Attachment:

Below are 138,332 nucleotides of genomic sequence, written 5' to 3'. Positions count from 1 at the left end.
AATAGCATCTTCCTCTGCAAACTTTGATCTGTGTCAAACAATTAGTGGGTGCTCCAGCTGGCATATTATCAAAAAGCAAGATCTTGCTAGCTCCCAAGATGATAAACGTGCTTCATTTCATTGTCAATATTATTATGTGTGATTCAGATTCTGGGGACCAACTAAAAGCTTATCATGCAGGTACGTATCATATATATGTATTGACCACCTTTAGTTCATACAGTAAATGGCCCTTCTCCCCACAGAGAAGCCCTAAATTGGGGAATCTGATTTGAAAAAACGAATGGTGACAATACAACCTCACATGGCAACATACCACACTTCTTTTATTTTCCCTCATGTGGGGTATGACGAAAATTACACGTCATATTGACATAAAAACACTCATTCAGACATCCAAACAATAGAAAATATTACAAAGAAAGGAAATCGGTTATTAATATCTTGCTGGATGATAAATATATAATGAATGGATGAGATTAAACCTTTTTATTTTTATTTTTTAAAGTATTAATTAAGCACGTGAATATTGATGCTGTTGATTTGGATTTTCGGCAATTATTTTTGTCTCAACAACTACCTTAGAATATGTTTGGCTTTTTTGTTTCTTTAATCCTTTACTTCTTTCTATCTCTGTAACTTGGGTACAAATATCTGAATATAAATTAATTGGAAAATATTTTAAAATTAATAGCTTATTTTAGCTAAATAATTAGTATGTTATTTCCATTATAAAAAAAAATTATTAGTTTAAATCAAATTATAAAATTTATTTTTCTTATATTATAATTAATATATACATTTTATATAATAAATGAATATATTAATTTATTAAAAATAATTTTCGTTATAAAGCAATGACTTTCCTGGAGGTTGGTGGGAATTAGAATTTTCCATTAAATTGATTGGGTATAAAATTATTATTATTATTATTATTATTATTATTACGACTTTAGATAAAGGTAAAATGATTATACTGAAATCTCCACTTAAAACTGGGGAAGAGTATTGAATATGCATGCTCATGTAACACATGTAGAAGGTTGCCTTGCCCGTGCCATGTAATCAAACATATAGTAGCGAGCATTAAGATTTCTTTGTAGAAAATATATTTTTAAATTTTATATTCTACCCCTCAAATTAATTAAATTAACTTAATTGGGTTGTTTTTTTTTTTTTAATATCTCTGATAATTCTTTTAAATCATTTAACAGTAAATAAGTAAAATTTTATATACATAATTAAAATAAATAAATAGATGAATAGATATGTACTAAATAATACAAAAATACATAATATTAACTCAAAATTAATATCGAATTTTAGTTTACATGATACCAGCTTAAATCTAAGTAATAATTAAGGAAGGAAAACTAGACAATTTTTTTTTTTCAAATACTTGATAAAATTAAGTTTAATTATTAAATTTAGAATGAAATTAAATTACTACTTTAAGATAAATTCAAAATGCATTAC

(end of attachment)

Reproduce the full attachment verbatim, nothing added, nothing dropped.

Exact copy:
Below are 138,332 nucleotides of genomic sequence, written 5' to 3'. Positions count from 1 at the left end.
AATAGCATCTTCCTCTGCAAACTTTGATCTGTGTCAAACAATTAGTGGGTGCTCCAGCTGGCATATTATCAAAAAGCAAGATCTTGCTAGCTCCCAAGATGATAAACGTGCTTCATTTCATTGTCAATATTATTATGTGTGATTCAGATTCTGGGGACCAACTAAAAGCTTATCATGCAGGTACGTATCATATATATGTATTGACCACCTTTAGTTCATACAGTAAATGGCCCTTCTCCCCACAGAGAAGCCCTAAATTGGGGAATCTGATTTGAAAAAACGAATGGTGACAATACAACCTCACATGGCAACATACCACACTTCTTTTATTTTCCCTCATGTGGGGTATGACGAAAATTACACGTCATATTGACATAAAAACACTCATTCAGACATCCAAACAATAGAAAATATTACAAAGAAAGGAAATCGGTTATTAATATCTTGCTGGATGATAAATATATAATGAATGGATGAGATTAAACCTTTTTATTTTTATTTTTTAAAGTATTAATTAAGCACGTGAATATTGATGCTGTTGATTTGGATTTTCGGCAATTATTTTTGTCTCAACAACTACCTTAGAATATGTTTGGCTTTTTTGTTTCTTTAATCCTTTACTTCTTTCTATCTCTGTAACTTGGGTACAAATATCTGAATATAAATTAATTGGAAAATATTTTAAAATTAATAGCTTATTTTAGCTAAATAATTAGTATGTTATTTCCATTATAAAAAAAAATTATTAGTTTAAATCAAATTATAAAATTTATTTTTCTTATATTATAATTAATATATACATTTTATATAATAAATGAATATATTAATTTATTAAAAATAATTTTCGTTATAAAGCAATGACTTTCCTGGAGGTTGGTGGGAATTAGAATTTTCCATTAAATTGATTGGGTATAAAATTATTATTATTATTATTATTATTATTATTACGACTTTAGATAAAGGTAAAATGATTATACTGAAATCTCCACTTAAAACTGGGGAAGAGTATTGAATATGCATGCTCATGTAACACATGTAGAAGGTTGCCTTGCCCGTGCCATGTAATCAAACATATAGTAGCGAGCATTAAGATTTCTTTGTAGAAAATATATTTTTAAATTTTATATTCTACCCCTCAAATTAATTAAATTAACTTAATTGGGTTGTTTTTTTTTTTTTAATATCTCTGATAATTCTTTTAAATCATTTAACAGTAAATAAGTAAAATTTTATATACATAATTAAAATAAATAAATAGATGAATAGATATGTACTAAATAATACAAAAATACATAATATTAACTCAAAATTAATATCGAATTTTAGTTTACATGATACCAGCTTAAATCTAAGTAATAATTAAGGAAGGAAAACTAGACAATTTTTTTTTTTCAAATACTTGATAAAATTAAGTTTAATTATTAAATTTAGAATGAAATTAAATTACTACTTTAAGATAAATTCAAAATGCATTAC